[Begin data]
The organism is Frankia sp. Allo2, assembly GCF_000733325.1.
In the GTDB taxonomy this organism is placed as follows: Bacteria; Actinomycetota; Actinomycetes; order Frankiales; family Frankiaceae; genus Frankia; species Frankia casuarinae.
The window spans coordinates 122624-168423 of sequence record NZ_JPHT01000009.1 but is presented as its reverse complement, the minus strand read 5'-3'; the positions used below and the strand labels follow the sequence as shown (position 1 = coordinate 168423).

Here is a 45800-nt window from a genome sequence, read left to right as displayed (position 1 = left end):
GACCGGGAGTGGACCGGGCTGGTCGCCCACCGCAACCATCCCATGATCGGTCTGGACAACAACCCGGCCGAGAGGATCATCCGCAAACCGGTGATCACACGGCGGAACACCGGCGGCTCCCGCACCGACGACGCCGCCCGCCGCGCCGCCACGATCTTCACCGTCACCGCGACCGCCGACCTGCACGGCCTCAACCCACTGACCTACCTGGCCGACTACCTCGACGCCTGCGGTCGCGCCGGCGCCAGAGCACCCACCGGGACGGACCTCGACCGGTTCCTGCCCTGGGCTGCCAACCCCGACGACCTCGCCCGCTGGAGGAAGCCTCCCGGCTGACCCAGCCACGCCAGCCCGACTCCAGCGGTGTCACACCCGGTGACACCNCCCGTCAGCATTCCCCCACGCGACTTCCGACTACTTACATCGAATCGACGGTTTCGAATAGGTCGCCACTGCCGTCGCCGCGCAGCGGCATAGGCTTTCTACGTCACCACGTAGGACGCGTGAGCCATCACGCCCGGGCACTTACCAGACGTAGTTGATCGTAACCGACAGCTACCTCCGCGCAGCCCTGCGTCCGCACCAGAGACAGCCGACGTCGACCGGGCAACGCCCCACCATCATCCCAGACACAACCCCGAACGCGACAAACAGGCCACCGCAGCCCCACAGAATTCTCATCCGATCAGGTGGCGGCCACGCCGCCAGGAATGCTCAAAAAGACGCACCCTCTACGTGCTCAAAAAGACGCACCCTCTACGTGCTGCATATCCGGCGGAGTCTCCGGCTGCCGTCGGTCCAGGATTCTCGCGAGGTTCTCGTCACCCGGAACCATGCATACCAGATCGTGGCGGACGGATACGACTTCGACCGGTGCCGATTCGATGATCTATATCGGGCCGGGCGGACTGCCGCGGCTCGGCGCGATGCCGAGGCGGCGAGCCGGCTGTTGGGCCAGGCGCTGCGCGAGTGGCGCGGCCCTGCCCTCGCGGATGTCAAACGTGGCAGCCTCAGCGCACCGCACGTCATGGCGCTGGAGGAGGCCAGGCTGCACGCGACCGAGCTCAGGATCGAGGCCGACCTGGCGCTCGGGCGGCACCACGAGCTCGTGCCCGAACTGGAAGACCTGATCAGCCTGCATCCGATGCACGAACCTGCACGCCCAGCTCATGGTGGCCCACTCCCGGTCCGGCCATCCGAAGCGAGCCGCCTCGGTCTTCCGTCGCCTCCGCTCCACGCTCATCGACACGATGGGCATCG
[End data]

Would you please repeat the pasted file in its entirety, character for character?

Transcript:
The organism is Frankia sp. Allo2, assembly GCF_000733325.1.
In the GTDB taxonomy this organism is placed as follows: Bacteria; Actinomycetota; Actinomycetes; order Frankiales; family Frankiaceae; genus Frankia; species Frankia casuarinae.
The window spans coordinates 122624-168423 of sequence record NZ_JPHT01000009.1 but is presented as its reverse complement, the minus strand read 5'-3'; the positions used below and the strand labels follow the sequence as shown (position 1 = coordinate 168423).

Here is a 45800-nt window from a genome sequence, read left to right as displayed (position 1 = left end):
GACCGGGAGTGGACCGGGCTGGTCGCCCACCGCAACCATCCCATGATCGGTCTGGACAACAACCCGGCCGAGAGGATCATCCGCAAACCGGTGATCACACGGCGGAACACCGGCGGCTCCCGCACCGACGACGCCGCCCGCCGCGCCGCCACGATCTTCACCGTCACCGCGACCGCCGACCTGCACGGCCTCAACCCACTGACCTACCTGGCCGACTACCTCGACGCCTGCGGTCGCGCCGGCGCCAGAGCACCCACCGGGACGGACCTCGACCGGTTCCTGCCCTGGGCTGCCAACCCCGACGACCTCGCCCGCTGGAGGAAGCCTCCCGGCTGACCCAGCCACGCCAGCCCGACTCCAGCGGTGTCACACCCGGTGACACCNCCCGTCAGCATTCCCCCACGCGACTTCCGACTACTTACATCGAATCGACGGTTTCGAATAGGTCGCCACTGCCGTCGCCGCGCAGCGGCATAGGCTTTCTACGTCACCACGTAGGACGCGTGAGCCATCACGCCCGGGCACTTACCAGACGTAGTTGATCGTAACCGACAGCTACCTCCGCGCAGCCCTGCGTCCGCACCAGAGACAGCCGACGTCGACCGGGCAACGCCCCACCATCATCCCAGACACAACCCCGAACGCGACAAACAGGCCACCGCAGCCCCACAGAATTCTCATCCGATCAGGTGGCGGCCACGCCGCCAGGAATGCTCAAAAAGACGCACCCTCTACGTGCTCAAAAAGACGCACCCTCTACGTGCTGCATATCCGGCGGAGTCTCCGGCTGCCGTCGGTCCAGGATTCTCGCGAGGTTCTCGTCACCCGGAACCATGCATACCAGATCGTGGCGGACGGATACGACTTCGACCGGTGCCGATTCGATGATCTATATCGGGCCGGGCGGACTGCCGCGGCTCGGCGCGATGCCGAGGCGGCGAGCCGGCTGTTGGGCCAGGCGCTGCGCGAGTGGCGCGGCCCTGCCCTCGCGGATGTCAAACGTGGCAGCCTCAGCGCACCGCACGTCATGGCGCTGGAGGAGGCCAGGCTGCACGCGACCGAGCTCAGGATCGAGGCCGACCTGGCGCTCGGGCGGCACCACGAGCTCGTGCCCGAACTGGAAGACCTGATCAGCCTGCATCCGATGCACGAACCTGCACGCCCAGCTCATGGTGGCCCACTCCCGGTCCGGCCATCCGAAGCGAGCCGCCTCGGTCTTCCGTCGCCTCCGCTCCACGCTCATCGACACGATGGGCATCG